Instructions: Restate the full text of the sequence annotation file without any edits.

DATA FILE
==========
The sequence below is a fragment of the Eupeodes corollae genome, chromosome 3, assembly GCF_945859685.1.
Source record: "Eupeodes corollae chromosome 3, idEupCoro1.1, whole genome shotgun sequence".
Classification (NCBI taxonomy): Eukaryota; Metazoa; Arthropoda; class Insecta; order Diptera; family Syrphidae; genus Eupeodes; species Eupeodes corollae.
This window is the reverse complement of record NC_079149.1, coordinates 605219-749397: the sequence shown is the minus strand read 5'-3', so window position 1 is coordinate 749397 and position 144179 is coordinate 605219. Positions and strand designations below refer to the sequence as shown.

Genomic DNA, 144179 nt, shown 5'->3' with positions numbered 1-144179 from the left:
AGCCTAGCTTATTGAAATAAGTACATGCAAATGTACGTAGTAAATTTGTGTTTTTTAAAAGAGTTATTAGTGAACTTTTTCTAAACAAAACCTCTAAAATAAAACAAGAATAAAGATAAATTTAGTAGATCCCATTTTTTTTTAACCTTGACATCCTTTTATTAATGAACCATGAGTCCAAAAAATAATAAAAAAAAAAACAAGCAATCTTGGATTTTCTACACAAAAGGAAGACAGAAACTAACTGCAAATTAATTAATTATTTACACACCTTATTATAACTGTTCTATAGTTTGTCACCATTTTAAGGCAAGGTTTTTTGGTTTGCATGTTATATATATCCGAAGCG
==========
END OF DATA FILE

The sequence below is a fragment of the Eupeodes corollae genome, chromosome 3, assembly GCF_945859685.1.
Source record: "Eupeodes corollae chromosome 3, idEupCoro1.1, whole genome shotgun sequence".
Classification (NCBI taxonomy): Eukaryota; Metazoa; Arthropoda; class Insecta; order Diptera; family Syrphidae; genus Eupeodes; species Eupeodes corollae.
This window is the reverse complement of record NC_079149.1, coordinates 605219-749397: the sequence shown is the minus strand read 5'-3', so window position 1 is coordinate 749397 and position 144179 is coordinate 605219. Positions and strand designations below refer to the sequence as shown.

Genomic DNA, 144179 nt, shown 5'->3' with positions numbered 1-144179 from the left:
AGCCTAGCTTATTGAAATAAGTACATGCAAATGTACGTAGTAAATTTGTGTTTTTTAAAAGAGTTATTAGTGAACTTTTTCTAAACAAAACCTCTAAAATAAAACAAGAATAAAGATAAATTTAGTAGATCCCATTTTTTTTTAACCTTGACATCCTTTTATTAATGAACCATGAGTCCAAAAAATAATAAAAAAAAAAACAAGCAATCTTGGATTTTCTACACAAAAGGAAGACAGAAACTAACTGCAAATTAATTAATTATTTACACACCTTATTATAACTGTTCTATAGTTTGTCACCATTTTAAGGCAAGGTTTTTTGGTTTGCATGTTATATATATCCGAAGCG